Cybersecurity Never Sleeps, Except In Canada
from the this-post-closes-at-5pm dept
We’re highly critical of most government cybersecurity efforts for a number of reasons. One is that they are often pushed with totally overblown rhetoric about power grids going down and planes falling from the sky. That said, it’s not as though we want our governments to be completely ignorant about security issues online — more realistic threats like data breaches are something we expect them to be protected against, especially as they struggle to bring more and more government services online. Which brings us to another big reason we are critical of new cybersecurity powers for the government: they usually aren’t very good at it, and fail to make smart use of the powers and resources they already have. In the US, federal agencies are demanding more information sharing powers without identifying the obstacles they claim to face. In Canada, a public audit reveals that they have made little effort to start sharing security information at all:
Seven years after the Canadian Cyber Incident Response Centre was created to collect, analyse and share information about threats among various levels of government and the private sector, many were “still unclear” about the centre’s role and mandate, says the report.
“Some private sector critical infrastructure owners and operators that we interviewed told us they were not sure whether cyber events should be reported to the Government of Canada and, if so, to which agency.”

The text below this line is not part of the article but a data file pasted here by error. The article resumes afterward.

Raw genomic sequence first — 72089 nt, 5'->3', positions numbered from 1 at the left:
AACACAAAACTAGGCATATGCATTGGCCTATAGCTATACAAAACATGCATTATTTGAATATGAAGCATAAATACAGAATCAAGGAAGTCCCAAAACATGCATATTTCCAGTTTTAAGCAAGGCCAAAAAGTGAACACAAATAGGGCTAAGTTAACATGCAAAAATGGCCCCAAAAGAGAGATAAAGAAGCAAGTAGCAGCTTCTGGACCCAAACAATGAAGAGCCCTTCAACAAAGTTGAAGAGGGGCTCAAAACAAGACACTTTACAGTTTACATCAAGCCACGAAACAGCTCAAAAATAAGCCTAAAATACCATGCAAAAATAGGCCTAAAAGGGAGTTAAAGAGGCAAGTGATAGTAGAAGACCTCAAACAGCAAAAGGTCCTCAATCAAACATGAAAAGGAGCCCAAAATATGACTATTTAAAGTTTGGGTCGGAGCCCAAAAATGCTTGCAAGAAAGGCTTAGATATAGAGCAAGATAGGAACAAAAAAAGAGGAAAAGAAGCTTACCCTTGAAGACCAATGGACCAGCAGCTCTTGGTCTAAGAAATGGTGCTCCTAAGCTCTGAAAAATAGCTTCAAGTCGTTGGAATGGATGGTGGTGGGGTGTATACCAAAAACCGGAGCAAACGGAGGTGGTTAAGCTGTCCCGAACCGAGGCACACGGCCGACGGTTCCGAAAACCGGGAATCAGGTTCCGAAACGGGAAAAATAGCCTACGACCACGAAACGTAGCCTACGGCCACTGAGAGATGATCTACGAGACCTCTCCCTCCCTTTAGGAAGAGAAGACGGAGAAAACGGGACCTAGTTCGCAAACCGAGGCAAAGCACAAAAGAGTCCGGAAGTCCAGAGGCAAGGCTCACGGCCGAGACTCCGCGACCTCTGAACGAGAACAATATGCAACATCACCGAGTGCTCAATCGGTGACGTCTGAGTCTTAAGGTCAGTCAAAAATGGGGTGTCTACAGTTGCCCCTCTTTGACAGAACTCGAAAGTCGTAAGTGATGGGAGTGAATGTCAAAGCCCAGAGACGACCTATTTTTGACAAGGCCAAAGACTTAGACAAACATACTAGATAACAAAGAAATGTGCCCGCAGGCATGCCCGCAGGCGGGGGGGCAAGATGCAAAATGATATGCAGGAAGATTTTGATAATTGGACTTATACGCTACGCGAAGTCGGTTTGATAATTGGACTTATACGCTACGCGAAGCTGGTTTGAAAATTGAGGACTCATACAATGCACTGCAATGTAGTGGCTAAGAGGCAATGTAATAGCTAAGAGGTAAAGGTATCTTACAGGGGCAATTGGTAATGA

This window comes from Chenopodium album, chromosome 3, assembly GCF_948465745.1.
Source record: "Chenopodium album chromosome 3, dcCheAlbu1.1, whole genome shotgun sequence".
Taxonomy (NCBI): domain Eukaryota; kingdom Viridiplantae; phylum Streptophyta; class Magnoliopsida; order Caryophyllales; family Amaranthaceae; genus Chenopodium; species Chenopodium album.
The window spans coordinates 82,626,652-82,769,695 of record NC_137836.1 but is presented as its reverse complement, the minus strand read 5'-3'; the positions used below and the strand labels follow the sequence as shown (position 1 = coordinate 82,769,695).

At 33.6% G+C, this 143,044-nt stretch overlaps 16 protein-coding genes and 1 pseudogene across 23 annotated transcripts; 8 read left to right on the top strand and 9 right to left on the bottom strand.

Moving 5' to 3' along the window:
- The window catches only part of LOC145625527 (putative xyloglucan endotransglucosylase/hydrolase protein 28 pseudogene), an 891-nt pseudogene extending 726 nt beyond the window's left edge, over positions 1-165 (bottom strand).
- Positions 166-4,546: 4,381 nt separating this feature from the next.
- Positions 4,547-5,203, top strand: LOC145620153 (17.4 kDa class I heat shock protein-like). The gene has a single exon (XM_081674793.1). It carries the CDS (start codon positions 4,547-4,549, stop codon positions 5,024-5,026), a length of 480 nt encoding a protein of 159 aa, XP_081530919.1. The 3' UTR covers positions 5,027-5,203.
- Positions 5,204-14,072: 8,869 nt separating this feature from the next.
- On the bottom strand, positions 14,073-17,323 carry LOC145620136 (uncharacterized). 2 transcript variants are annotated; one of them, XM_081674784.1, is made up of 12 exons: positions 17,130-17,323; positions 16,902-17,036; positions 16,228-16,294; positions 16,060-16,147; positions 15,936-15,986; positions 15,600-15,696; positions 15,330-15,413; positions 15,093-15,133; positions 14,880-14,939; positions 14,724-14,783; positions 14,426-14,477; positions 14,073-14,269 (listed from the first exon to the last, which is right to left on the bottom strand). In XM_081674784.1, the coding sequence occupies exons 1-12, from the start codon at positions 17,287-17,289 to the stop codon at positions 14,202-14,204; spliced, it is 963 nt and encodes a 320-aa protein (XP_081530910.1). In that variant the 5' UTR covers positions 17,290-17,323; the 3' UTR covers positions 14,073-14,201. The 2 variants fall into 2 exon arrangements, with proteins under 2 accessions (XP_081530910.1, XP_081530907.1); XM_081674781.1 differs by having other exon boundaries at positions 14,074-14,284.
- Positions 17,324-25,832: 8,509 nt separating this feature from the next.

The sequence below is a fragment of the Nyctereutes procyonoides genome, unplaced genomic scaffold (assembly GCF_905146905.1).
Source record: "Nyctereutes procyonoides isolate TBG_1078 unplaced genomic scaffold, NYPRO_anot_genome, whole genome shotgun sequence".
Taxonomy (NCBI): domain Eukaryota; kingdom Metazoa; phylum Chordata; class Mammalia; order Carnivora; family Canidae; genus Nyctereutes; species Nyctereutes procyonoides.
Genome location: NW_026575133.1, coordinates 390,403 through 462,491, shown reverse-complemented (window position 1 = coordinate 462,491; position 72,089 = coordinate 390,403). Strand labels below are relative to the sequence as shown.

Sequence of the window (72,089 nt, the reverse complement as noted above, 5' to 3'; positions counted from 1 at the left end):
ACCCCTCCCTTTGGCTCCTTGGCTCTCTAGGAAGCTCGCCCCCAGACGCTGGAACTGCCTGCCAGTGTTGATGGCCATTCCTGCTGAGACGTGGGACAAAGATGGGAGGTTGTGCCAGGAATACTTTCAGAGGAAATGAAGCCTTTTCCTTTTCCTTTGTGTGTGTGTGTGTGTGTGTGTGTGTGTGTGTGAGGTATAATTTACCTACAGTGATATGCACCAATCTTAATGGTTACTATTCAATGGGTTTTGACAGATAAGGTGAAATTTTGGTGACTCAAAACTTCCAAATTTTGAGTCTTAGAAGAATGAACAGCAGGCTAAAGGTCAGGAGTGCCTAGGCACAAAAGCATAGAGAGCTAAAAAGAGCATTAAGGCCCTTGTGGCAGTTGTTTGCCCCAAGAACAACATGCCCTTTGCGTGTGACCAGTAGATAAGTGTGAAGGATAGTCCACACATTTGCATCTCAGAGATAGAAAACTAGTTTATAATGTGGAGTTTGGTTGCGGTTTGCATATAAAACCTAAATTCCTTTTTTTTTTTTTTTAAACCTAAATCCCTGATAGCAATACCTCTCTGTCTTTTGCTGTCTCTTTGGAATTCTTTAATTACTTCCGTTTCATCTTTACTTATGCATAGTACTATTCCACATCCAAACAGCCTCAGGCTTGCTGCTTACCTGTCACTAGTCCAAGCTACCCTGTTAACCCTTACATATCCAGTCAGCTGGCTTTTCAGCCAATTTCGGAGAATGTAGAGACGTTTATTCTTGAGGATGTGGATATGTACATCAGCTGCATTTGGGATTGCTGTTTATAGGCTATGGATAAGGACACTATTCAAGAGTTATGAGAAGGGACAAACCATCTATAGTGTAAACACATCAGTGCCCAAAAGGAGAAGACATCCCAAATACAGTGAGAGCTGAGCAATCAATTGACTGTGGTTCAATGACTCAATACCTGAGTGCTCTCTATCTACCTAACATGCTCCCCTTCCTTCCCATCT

As a result, the centre “cannot fully monitor” Canada’s cyber-threat environment, hampering its ability to provide timely advice.
An ineffectual bureaucracy is nothing new, and it can often be fixed by finding the right people to whip it into shape. But you face a much bigger problem when the core culture of your government still fails to comprehend how the internet works or what cybersecurity means — which is where this tidbit comes in:
Further, the centre was still not operating on a 24-hour-a-day, 7-day-a-week basis, as originally intended, shutting down weekdays at 4 p.m. Ottawa time and closing for the weekend.
Yes, that’s right — the response center for monitoring cyber threats isn’t even open around the clock. It has shorter hours than the brunch menus at most restaurants. Recognizing that this could be a problem, but still completely failing to understand the fundamental stupidity of being “closed for the night” online, the government has plans to extend the hours to 9pm, seven days a week.
How did they get to this ridiculous place, and where are they going? Five years ago the government allocated some money for cybersecurity. Nobody really checked to see if it was accomplishing anything until now, with the Auditor General’s report. The audit revealed all these flaws and criticized “limited progress”, so as the report came out… the government allocated some more money. Hurray! But not. Because what they still lack is an actual road map — a clear identification of the real cybersecurity threats that exist, a strategy to combat them, some evidence that it will actually work, and a way to check and see if it does. Then they can figure out how much money it will cost, and they can figure out if there are any acceptable new laws that are actually necessary to make it happen. If governments in Canada, the US or anywhere else can’t get the basics of cybersecurity right with their existing resources, and can’t communicate intelligently about the problems, then neither more money nor more laws will fix anything.